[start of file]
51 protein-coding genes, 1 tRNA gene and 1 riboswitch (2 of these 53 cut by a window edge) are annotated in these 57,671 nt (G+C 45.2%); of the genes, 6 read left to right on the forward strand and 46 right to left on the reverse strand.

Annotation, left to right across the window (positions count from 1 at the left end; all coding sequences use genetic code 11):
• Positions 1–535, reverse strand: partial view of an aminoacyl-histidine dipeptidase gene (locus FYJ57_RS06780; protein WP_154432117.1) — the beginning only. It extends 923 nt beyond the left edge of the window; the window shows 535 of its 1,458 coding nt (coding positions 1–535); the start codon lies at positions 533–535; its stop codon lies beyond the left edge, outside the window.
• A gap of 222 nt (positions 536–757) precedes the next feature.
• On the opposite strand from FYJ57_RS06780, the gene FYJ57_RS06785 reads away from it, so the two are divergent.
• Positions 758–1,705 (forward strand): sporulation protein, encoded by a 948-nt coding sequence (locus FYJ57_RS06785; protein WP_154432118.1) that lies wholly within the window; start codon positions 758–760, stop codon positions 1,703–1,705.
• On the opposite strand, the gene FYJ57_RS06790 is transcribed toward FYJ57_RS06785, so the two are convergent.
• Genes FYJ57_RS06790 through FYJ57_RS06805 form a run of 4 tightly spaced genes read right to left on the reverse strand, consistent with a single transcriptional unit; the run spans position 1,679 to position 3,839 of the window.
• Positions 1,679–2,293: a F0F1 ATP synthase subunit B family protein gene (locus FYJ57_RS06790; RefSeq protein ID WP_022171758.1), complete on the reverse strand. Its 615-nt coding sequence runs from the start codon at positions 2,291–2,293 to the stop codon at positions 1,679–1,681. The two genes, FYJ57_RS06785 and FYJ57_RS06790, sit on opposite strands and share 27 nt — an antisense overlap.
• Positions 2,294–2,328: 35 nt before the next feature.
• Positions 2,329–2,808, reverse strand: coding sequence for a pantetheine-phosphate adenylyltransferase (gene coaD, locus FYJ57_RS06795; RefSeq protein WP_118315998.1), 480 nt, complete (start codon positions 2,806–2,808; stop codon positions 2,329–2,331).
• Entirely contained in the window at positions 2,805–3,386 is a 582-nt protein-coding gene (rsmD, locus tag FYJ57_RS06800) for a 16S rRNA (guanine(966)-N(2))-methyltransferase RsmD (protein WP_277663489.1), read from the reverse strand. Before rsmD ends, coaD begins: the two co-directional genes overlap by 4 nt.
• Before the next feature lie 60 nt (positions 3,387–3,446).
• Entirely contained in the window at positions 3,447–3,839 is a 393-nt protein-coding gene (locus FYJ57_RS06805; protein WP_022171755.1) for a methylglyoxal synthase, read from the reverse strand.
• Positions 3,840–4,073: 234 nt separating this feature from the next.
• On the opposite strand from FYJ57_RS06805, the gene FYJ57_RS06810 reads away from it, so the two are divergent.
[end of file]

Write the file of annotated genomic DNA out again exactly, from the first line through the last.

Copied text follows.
51 protein-coding genes, 1 tRNA gene and 1 riboswitch (2 of these 53 cut by a window edge) are annotated in these 57,671 nt (G+C 45.2%); of the genes, 6 read left to right on the forward strand and 46 right to left on the reverse strand.

Annotation, left to right across the window (positions count from 1 at the left end; all coding sequences use genetic code 11):
• Positions 1–535, reverse strand: partial view of an aminoacyl-histidine dipeptidase gene (locus FYJ57_RS06780; protein WP_154432117.1) — the beginning only. It extends 923 nt beyond the left edge of the window; the window shows 535 of its 1,458 coding nt (coding positions 1–535); the start codon lies at positions 533–535; its stop codon lies beyond the left edge, outside the window.
• A gap of 222 nt (positions 536–757) precedes the next feature.
• On the opposite strand from FYJ57_RS06780, the gene FYJ57_RS06785 reads away from it, so the two are divergent.
• Positions 758–1,705 (forward strand): sporulation protein, encoded by a 948-nt coding sequence (locus FYJ57_RS06785; protein WP_154432118.1) that lies wholly within the window; start codon positions 758–760, stop codon positions 1,703–1,705.
• On the opposite strand, the gene FYJ57_RS06790 is transcribed toward FYJ57_RS06785, so the two are convergent.
• Genes FYJ57_RS06790 through FYJ57_RS06805 form a run of 4 tightly spaced genes read right to left on the reverse strand, consistent with a single transcriptional unit; the run spans position 1,679 to position 3,839 of the window.
• Positions 1,679–2,293: a F0F1 ATP synthase subunit B family protein gene (locus FYJ57_RS06790; RefSeq protein ID WP_022171758.1), complete on the reverse strand. Its 615-nt coding sequence runs from the start codon at positions 2,291–2,293 to the stop codon at positions 1,679–1,681. The two genes, FYJ57_RS06785 and FYJ57_RS06790, sit on opposite strands and share 27 nt — an antisense overlap.
• Positions 2,294–2,328: 35 nt before the next feature.
• Positions 2,329–2,808, reverse strand: coding sequence for a pantetheine-phosphate adenylyltransferase (gene coaD, locus FYJ57_RS06795; RefSeq protein WP_118315998.1), 480 nt, complete (start codon positions 2,806–2,808; stop codon positions 2,329–2,331).
• Entirely contained in the window at positions 2,805–3,386 is a 582-nt protein-coding gene (rsmD, locus tag FYJ57_RS06800) for a 16S rRNA (guanine(966)-N(2))-methyltransferase RsmD (protein WP_277663489.1), read from the reverse strand. Before rsmD ends, coaD begins: the two co-directional genes overlap by 4 nt.
• Before the next feature lie 60 nt (positions 3,387–3,446).
• Entirely contained in the window at positions 3,447–3,839 is a 393-nt protein-coding gene (locus FYJ57_RS06805; protein WP_022171755.1) for a methylglyoxal synthase, read from the reverse strand.
• Positions 3,840–4,073: 234 nt separating this feature from the next.
• On the opposite strand from FYJ57_RS06805, the gene FYJ57_RS06810 reads away from it, so the two are divergent.